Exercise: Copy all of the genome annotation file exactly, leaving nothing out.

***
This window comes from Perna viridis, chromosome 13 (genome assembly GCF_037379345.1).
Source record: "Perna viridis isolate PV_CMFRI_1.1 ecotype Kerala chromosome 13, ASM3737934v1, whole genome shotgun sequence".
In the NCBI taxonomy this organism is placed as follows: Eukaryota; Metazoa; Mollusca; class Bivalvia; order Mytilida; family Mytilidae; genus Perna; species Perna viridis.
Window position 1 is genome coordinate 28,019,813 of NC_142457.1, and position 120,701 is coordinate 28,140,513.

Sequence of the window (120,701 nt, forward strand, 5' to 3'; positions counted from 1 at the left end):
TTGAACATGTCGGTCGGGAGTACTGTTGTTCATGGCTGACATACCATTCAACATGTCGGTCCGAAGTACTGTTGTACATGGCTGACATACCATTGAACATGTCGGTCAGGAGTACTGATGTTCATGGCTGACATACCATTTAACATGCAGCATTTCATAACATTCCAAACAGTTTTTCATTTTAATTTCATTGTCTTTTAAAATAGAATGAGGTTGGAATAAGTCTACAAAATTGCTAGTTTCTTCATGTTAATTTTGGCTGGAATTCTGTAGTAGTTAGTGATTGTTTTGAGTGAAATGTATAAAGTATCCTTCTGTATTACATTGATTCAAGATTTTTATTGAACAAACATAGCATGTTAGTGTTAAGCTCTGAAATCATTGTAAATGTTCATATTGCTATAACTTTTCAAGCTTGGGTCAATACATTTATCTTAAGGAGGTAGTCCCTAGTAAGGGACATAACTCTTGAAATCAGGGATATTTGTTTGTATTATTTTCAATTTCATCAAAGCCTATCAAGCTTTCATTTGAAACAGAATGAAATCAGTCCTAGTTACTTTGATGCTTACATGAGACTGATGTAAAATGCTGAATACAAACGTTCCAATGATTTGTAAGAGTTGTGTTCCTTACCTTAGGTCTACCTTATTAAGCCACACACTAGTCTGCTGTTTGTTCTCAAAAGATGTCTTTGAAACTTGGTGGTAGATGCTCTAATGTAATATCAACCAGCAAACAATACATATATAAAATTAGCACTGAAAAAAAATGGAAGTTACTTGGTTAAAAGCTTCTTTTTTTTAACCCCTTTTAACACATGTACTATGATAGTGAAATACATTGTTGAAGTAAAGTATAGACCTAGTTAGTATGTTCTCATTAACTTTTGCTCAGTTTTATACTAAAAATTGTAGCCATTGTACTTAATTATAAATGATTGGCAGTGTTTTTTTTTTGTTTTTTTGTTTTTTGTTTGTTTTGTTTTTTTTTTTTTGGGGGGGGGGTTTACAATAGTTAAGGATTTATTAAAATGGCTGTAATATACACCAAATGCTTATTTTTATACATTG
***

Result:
This window comes from Perna viridis, chromosome 13 (genome assembly GCF_037379345.1).
Source record: "Perna viridis isolate PV_CMFRI_1.1 ecotype Kerala chromosome 13, ASM3737934v1, whole genome shotgun sequence".
In the NCBI taxonomy this organism is placed as follows: Eukaryota; Metazoa; Mollusca; class Bivalvia; order Mytilida; family Mytilidae; genus Perna; species Perna viridis.
Window position 1 is genome coordinate 28,019,813 of NC_142457.1, and position 120,701 is coordinate 28,140,513.

Sequence of the window (120,701 nt, forward strand, 5' to 3'; positions counted from 1 at the left end):
TTGAACATGTCGGTCGGGAGTACTGTTGTTCATGGCTGACATACCATTCAACATGTCGGTCCGAAGTACTGTTGTACATGGCTGACATACCATTGAACATGTCGGTCAGGAGTACTGATGTTCATGGCTGACATACCATTTAACATGCAGCATTTCATAACATTCCAAACAGTTTTTCATTTTAATTTCATTGTCTTTTAAAATAGAATGAGGTTGGAATAAGTCTACAAAATTGCTAGTTTCTTCATGTTAATTTTGGCTGGAATTCTGTAGTAGTTAGTGATTGTTTTGAGTGAAATGTATAAAGTATCCTTCTGTATTACATTGATTCAAGATTTTTATTGAACAAACATAGCATGTTAGTGTTAAGCTCTGAAATCATTGTAAATGTTCATATTGCTATAACTTTTCAAGCTTGGGTCAATACATTTATCTTAAGGAGGTAGTCCCTAGTAAGGGACATAACTCTTGAAATCAGGGATATTTGTTTGTATTATTTTCAATTTCATCAAAGCCTATCAAGCTTTCATTTGAAACAGAATGAAATCAGTCCTAGTTACTTTGATGCTTACATGAGACTGATGTAAAATGCTGAATACAAACGTTCCAATGATTTGTAAGAGTTGTGTTCCTTACCTTAGGTCTACCTTATTAAGCCACACACTAGTCTGCTGTTTGTTCTCAAAAGATGTCTTTGAAACTTGGTGGTAGATGCTCTAATGTAATATCAACCAGCAAACAATACATATATAAAATTAGCACTGAAAAAAAATGGAAGTTACTTGGTTAAAAGCTTCTTTTTTTTAACCCCTTTTAACACATGTACTATGATAGTGAAATACATTGTTGAAGTAAAGTATAGACCTAGTTAGTATGTTCTCATTAACTTTTGCTCAGTTTTATACTAAAAATTGTAGCCATTGTACTTAATTATAAATGATTGGCAGTGTTTTTTTTTTGTTTTTTTGTTTTTTGTTTGTTTTGTTTTTTTTTTTTTGGGGGGGGGGTTTACAATAGTTAAGGATTTATTAAAATGGCTGTAATATACACCAAATGCTTATTTTTATACATTG